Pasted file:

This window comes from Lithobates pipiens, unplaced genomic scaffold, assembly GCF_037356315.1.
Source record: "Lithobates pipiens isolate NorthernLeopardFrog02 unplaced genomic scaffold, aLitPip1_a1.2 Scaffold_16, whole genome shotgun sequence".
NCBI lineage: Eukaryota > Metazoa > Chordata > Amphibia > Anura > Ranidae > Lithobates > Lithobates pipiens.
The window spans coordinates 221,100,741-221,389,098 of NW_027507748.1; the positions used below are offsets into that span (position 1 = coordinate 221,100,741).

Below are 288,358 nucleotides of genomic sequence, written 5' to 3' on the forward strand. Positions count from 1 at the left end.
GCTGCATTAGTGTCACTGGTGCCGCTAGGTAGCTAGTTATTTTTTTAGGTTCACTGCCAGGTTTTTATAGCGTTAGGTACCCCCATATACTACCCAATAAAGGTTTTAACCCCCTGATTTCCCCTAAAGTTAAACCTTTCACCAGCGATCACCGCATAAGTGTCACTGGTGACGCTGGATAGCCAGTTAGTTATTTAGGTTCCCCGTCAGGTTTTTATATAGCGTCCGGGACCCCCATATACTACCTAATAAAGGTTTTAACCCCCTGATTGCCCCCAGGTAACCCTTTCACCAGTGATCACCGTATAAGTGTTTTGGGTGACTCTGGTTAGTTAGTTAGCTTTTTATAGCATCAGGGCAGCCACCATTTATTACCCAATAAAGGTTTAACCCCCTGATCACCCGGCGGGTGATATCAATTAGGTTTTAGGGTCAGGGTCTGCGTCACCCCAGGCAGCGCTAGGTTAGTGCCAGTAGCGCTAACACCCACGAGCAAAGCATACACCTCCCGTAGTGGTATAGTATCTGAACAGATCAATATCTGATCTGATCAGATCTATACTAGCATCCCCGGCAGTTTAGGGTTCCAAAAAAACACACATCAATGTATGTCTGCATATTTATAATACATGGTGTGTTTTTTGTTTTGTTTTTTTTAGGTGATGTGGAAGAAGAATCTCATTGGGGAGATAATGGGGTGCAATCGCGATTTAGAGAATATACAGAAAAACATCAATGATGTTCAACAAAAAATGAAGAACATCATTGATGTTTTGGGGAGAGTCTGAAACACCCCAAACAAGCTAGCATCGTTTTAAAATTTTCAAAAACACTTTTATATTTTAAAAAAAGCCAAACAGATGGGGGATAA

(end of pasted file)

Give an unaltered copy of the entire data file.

This window comes from Lithobates pipiens, unplaced genomic scaffold, assembly GCF_037356315.1.
Source record: "Lithobates pipiens isolate NorthernLeopardFrog02 unplaced genomic scaffold, aLitPip1_a1.2 Scaffold_16, whole genome shotgun sequence".
NCBI lineage: Eukaryota > Metazoa > Chordata > Amphibia > Anura > Ranidae > Lithobates > Lithobates pipiens.
The window spans coordinates 221,100,741-221,389,098 of NW_027507748.1; the positions used below are offsets into that span (position 1 = coordinate 221,100,741).

Below are 288,358 nucleotides of genomic sequence, written 5' to 3' on the forward strand. Positions count from 1 at the left end.
GCTGCATTAGTGTCACTGGTGCCGCTAGGTAGCTAGTTATTTTTTTAGGTTCACTGCCAGGTTTTTATAGCGTTAGGTACCCCCATATACTACCCAATAAAGGTTTTAACCCCCTGATTTCCCCTAAAGTTAAACCTTTCACCAGCGATCACCGCATAAGTGTCACTGGTGACGCTGGATAGCCAGTTAGTTATTTAGGTTCCCCGTCAGGTTTTTATATAGCGTCCGGGACCCCCATATACTACCTAATAAAGGTTTTAACCCCCTGATTGCCCCCAGGTAACCCTTTCACCAGTGATCACCGTATAAGTGTTTTGGGTGACTCTGGTTAGTTAGTTAGCTTTTTATAGCATCAGGGCAGCCACCATTTATTACCCAATAAAGGTTTAACCCCCTGATCACCCGGCGGGTGATATCAATTAGGTTTTAGGGTCAGGGTCTGCGTCACCCCAGGCAGCGCTAGGTTAGTGCCAGTAGCGCTAACACCCACGAGCAAAGCATACACCTCCCGTAGTGGTATAGTATCTGAACAGATCAATATCTGATCTGATCAGATCTATACTAGCATCCCCGGCAGTTTAGGGTTCCAAAAAAACACACATCAATGTATGTCTGCATATTTATAATACATGGTGTGTTTTTTGTTTTGTTTTTTTTAGGTGATGTGGAAGAAGAATCTCATTGGGGAGATAATGGGGTGCAATCGCGATTTAGAGAATATACAGAAAAACATCAATGATGTTCAACAAAAAATGAAGAACATCATTGATGTTTTGGGGAGAGTCTGAAACACCCCAAACAAGCTAGCATCGTTTTAAAATTTTCAAAAACACTTTTATATTTTAAAAAAAGCCAAACAGATGGGGGATAA